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Lithuanian President calls on legal reforms surrounding the regulation of service firearms

  • 2015-08-31
  • BNS/TBT Staff/VILNIUS

In the wake of a border guard operation that led to death of an 18-year-old suspect last week, Lithuania's President Dalia Grybauskaite has suggested revising the laws regarding regulating the use of service firearms in order to avoid future similar tragedies.

The proposals were supported by Interior Minister Saulius Skvernelis who met with the head-of-state on August 31, 2015.

"The tragedy, which claimed the life of a young man who had just set out in life, calls for immediate measures to prevent such senseless deaths in the future,” said Dalia Ulbinaite, a presidential spokesperson. “The president is convinced we have to develop a legal base that would both prevent the use of redundant force against people, and protect officers against unlawful actions.”

According to Ulbinaite, Grybauskaite noted during the meeting with Minister Skvernelis, that Lithuania "does not take into consideration the European standards and practice of the European Court of Human Rights in relation to the use of firearms."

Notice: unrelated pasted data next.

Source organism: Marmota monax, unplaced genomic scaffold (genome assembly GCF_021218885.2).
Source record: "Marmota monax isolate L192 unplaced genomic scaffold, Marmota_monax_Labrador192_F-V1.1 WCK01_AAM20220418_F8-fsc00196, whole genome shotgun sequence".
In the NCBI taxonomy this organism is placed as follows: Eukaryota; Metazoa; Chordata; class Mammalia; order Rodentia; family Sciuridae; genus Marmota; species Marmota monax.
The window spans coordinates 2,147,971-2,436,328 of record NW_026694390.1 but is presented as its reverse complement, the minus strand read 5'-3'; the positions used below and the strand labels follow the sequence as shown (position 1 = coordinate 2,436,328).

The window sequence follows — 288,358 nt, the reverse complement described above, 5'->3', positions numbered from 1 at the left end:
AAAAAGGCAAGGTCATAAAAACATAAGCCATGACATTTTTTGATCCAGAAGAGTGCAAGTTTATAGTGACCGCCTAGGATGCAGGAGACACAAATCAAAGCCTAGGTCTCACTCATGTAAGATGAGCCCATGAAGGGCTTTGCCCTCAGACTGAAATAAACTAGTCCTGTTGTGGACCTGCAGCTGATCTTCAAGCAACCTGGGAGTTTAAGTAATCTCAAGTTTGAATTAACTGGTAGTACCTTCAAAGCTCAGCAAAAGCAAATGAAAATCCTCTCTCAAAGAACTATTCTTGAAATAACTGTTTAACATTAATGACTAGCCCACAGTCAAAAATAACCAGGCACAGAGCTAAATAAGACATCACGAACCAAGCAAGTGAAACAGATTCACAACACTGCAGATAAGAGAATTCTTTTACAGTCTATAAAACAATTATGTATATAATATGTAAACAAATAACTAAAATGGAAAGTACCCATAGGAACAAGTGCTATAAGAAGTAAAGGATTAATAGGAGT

"The officer's or another individual's health or life has to be in danger,” outlined Ulbinaite. “Or this has to be a detention of a person suspected of a violent crime.”

The need to step up border protection was also high on the agenda of the meeting.

The 18-year-old in question from Alytus in the south of Lithuania, was gunned down by a border guard on Thursday morning during a pursuit between two cars driven by suspected smugglers along the Lithuanian-Belarusian border. 

After one of the cars was later stopped in Leipalingis, the injured teenager was discovered on the back seat.

He later passed away in hospital.

Immediately after the incident, Grybauskaite said that the use of a firearm was un-necessary, and described the incident as a “poor performance from our border functions."

Meanwhile, the interior minister, Skvernelis, urged politicians to refrain from public condemnation of the border guard until a thorough investigation has been completed. 

In a public letter circulated over the weekend, Skvernelis urged border officers to continue their tough stance against organised crime.

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